After Runmahn, the elected nature of the monarchy was abolished in favour of a hereditary absolute monarchy. This system of governance was introduced under the short reign of Parr I, (est. 1,480-1,470 BC) who established a long-lasting dynasty of Avers that would preside over the Molmian Kingdom for centuries. His son, Parr II would take power, setting a precedent for the law of succession which would favour male successors.

Notable advancements were slow under successive Avers, as progress stagnated. Molm was slow to expand itself across the Noronnican Isles in these early centuries, choosing instead to consolidate what it contained within its borders. The city grew in size, yet it remained primitive, seeing as much of the population lived in total squalor and destitution in temporary housing. Administrative buildings were rarely impressive, as grandeur was focused mainly around buildings of religious significance. As Avers held the unique position of being at the head of religion, they resided within the aptly-named 'Temple of Avers'. According to ancient records, the temple was a truly impressive sight, with extensive dimensions. Unfortunately, only the underground foundations remain today.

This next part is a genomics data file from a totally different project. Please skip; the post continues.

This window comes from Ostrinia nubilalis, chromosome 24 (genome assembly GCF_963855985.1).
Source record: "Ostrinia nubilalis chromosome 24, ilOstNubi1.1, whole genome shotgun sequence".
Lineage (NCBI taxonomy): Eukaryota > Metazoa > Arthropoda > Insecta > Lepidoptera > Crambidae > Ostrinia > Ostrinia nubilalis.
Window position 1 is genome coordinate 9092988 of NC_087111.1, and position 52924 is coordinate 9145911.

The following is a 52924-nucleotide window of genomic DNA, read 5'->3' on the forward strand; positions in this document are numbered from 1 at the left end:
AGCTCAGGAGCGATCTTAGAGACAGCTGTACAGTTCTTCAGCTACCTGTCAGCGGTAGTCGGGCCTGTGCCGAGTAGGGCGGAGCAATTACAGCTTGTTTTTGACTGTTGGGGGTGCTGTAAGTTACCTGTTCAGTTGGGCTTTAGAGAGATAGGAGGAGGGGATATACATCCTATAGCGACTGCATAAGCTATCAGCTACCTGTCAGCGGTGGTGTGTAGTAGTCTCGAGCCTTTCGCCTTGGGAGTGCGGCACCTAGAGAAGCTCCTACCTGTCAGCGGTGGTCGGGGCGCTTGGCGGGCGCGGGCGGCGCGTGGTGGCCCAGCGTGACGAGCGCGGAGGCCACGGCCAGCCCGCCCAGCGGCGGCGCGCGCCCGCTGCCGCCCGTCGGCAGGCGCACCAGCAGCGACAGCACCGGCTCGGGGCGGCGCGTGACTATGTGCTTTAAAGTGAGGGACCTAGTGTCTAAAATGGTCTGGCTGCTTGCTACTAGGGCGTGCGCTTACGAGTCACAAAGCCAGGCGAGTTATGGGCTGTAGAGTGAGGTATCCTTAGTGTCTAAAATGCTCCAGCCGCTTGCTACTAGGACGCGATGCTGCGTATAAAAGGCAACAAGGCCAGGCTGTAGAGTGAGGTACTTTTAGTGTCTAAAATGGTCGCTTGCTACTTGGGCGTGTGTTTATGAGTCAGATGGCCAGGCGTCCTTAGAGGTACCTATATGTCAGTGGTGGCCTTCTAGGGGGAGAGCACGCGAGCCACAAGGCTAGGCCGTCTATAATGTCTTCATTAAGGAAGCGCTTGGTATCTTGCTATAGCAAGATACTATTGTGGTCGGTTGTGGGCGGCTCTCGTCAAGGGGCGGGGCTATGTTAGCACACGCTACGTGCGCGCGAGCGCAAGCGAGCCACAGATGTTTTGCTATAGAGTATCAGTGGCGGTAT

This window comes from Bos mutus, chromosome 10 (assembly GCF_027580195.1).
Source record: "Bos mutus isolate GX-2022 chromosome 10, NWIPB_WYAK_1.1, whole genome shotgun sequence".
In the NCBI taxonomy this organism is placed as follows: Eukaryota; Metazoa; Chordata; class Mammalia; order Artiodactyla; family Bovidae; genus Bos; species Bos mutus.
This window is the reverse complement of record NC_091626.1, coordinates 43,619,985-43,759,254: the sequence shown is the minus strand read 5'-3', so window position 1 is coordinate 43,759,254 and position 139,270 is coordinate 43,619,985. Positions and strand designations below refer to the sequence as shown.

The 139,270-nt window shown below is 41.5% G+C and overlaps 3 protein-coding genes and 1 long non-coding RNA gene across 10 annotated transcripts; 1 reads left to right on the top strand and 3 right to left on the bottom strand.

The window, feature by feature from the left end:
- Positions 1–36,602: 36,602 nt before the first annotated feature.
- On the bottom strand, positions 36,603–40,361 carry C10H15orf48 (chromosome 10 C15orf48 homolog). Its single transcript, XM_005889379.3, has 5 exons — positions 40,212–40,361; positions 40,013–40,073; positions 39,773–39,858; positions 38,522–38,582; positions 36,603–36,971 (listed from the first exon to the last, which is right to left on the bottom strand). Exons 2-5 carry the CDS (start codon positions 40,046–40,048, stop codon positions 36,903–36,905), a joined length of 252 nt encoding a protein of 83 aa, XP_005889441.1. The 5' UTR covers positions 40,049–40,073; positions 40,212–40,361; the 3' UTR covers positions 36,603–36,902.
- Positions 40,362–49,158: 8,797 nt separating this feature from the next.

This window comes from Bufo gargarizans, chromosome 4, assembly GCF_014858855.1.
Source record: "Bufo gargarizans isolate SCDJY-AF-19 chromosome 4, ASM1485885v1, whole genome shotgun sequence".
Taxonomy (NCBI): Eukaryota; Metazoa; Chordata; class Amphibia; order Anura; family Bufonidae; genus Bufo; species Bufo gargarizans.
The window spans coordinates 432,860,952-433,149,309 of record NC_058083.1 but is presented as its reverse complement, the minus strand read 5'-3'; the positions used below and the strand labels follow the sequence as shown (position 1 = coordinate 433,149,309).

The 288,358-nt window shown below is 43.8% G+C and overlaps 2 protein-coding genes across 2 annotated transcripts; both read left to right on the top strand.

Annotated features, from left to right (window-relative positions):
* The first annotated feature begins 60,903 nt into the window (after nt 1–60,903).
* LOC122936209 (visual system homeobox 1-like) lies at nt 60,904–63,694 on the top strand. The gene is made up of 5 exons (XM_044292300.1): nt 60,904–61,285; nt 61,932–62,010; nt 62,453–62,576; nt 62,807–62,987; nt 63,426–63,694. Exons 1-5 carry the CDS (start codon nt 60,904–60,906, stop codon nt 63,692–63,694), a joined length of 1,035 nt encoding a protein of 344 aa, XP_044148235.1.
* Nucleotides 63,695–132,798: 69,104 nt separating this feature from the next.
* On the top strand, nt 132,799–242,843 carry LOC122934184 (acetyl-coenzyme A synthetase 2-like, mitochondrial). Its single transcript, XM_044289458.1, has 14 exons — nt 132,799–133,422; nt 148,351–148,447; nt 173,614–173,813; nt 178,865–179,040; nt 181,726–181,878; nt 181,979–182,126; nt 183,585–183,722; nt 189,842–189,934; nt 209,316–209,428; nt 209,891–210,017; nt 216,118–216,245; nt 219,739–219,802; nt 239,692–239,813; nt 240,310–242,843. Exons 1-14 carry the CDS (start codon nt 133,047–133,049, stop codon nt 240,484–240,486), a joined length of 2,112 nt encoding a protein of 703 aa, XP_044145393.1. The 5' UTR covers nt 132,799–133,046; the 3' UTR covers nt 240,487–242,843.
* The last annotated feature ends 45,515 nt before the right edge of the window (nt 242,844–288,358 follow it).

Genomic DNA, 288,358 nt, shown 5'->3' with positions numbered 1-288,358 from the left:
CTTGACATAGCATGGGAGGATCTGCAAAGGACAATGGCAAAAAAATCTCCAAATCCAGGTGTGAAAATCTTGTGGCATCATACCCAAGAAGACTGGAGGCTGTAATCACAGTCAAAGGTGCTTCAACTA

Art and culture developed during the ensuing centuries, as pots and graerns were given far more intricate attention and detail. Art served purely for political and religious significance as almost all examples of art from this time contain references to the Avers as deified beings and their deeds. Art containing any reference to average life is extremely rare, yet provide invaluable insights into this early period.

Interestingly, diplomatic relations were extensive during this period, as inter-tribal connections were sought after with surrounding tribes. Conflicts were usually small and centred on only a few tribes at a time, not serving any real significance due to a lack of many records detailing these events. Marrying outside of Molmian families was rare, only employed during times of strain between Molm and specific powerful tribes. In fact, intermarrying within royal circles became rather common between members of the same dynasty as a way of ensuring dynastic purity. That is not to say that it was a popular choice, but it was seemingly not frowned upon until later periods of Noronnican history.